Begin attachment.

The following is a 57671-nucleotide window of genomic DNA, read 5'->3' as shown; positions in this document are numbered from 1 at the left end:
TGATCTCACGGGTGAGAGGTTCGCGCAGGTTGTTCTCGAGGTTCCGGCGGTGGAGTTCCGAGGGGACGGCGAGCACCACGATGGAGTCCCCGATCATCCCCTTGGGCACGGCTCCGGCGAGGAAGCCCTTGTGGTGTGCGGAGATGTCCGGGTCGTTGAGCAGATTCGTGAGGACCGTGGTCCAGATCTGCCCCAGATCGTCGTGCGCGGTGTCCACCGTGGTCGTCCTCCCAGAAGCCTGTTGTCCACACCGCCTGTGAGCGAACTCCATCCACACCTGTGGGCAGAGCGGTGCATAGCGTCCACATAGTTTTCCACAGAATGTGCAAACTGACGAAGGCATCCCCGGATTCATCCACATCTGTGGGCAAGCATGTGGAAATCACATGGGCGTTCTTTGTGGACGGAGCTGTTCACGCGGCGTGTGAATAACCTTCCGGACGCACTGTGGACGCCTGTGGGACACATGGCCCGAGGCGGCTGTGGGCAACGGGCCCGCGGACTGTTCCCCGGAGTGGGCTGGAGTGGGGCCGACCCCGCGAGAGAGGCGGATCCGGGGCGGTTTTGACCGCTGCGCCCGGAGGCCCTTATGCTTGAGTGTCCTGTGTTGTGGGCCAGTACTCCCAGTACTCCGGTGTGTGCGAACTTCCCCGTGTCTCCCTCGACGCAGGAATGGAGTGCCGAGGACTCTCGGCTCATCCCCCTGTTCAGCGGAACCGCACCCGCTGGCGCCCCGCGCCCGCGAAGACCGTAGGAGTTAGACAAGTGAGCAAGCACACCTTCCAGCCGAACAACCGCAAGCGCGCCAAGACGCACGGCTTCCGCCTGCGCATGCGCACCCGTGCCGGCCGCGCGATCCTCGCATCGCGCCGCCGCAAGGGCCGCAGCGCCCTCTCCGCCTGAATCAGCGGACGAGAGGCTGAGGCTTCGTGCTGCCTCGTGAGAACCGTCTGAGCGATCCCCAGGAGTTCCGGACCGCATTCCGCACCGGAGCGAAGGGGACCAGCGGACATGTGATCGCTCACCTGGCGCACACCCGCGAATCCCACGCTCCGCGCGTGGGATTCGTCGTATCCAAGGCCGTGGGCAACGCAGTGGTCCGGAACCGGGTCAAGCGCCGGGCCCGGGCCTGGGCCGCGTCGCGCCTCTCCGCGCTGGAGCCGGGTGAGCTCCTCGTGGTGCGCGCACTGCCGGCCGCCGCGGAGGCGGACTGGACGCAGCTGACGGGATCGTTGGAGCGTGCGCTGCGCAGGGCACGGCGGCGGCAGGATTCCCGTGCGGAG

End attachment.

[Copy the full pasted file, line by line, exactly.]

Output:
The following is a 57671-nucleotide window of genomic DNA, read 5'->3' as shown; positions in this document are numbered from 1 at the left end:
TGATCTCACGGGTGAGAGGTTCGCGCAGGTTGTTCTCGAGGTTCCGGCGGTGGAGTTCCGAGGGGACGGCGAGCACCACGATGGAGTCCCCGATCATCCCCTTGGGCACGGCTCCGGCGAGGAAGCCCTTGTGGTGTGCGGAGATGTCCGGGTCGTTGAGCAGATTCGTGAGGACCGTGGTCCAGATCTGCCCCAGATCGTCGTGCGCGGTGTCCACCGTGGTCGTCCTCCCAGAAGCCTGTTGTCCACACCGCCTGTGAGCGAACTCCATCCACACCTGTGGGCAGAGCGGTGCATAGCGTCCACATAGTTTTCCACAGAATGTGCAAACTGACGAAGGCATCCCCGGATTCATCCACATCTGTGGGCAAGCATGTGGAAATCACATGGGCGTTCTTTGTGGACGGAGCTGTTCACGCGGCGTGTGAATAACCTTCCGGACGCACTGTGGACGCCTGTGGGACACATGGCCCGAGGCGGCTGTGGGCAACGGGCCCGCGGACTGTTCCCCGGAGTGGGCTGGAGTGGGGCCGACCCCGCGAGAGAGGCGGATCCGGGGCGGTTTTGACCGCTGCGCCCGGAGGCCCTTATGCTTGAGTGTCCTGTGTTGTGGGCCAGTACTCCCAGTACTCCGGTGTGTGCGAACTTCCCCGTGTCTCCCTCGACGCAGGAATGGAGTGCCGAGGACTCTCGGCTCATCCCCCTGTTCAGCGGAACCGCACCCGCTGGCGCCCCGCGCCCGCGAAGACCGTAGGAGTTAGACAAGTGAGCAAGCACACCTTCCAGCCGAACAACCGCAAGCGCGCCAAGACGCACGGCTTCCGCCTGCGCATGCGCACCCGTGCCGGCCGCGCGATCCTCGCATCGCGCCGCCGCAAGGGCCGCAGCGCCCTCTCCGCCTGAATCAGCGGACGAGAGGCTGAGGCTTCGTGCTGCCTCGTGAGAACCGTCTGAGCGATCCCCAGGAGTTCCGGACCGCATTCCGCACCGGAGCGAAGGGGACCAGCGGACATGTGATCGCTCACCTGGCGCACACCCGCGAATCCCACGCTCCGCGCGTGGGATTCGTCGTATCCAAGGCCGTGGGCAACGCAGTGGTCCGGAACCGGGTCAAGCGCCGGGCCCGGGCCTGGGCCGCGTCGCGCCTCTCCGCGCTGGAGCCGGGTGAGCTCCTCGTGGTGCGCGCACTGCCGGCCGCCGCGGAGGCGGACTGGACGCAGCTGACGGGATCGTTGGAGCGTGCGCTGCGCAGGGCACGGCGGCGGCAGGATTCCCGTGCGGAG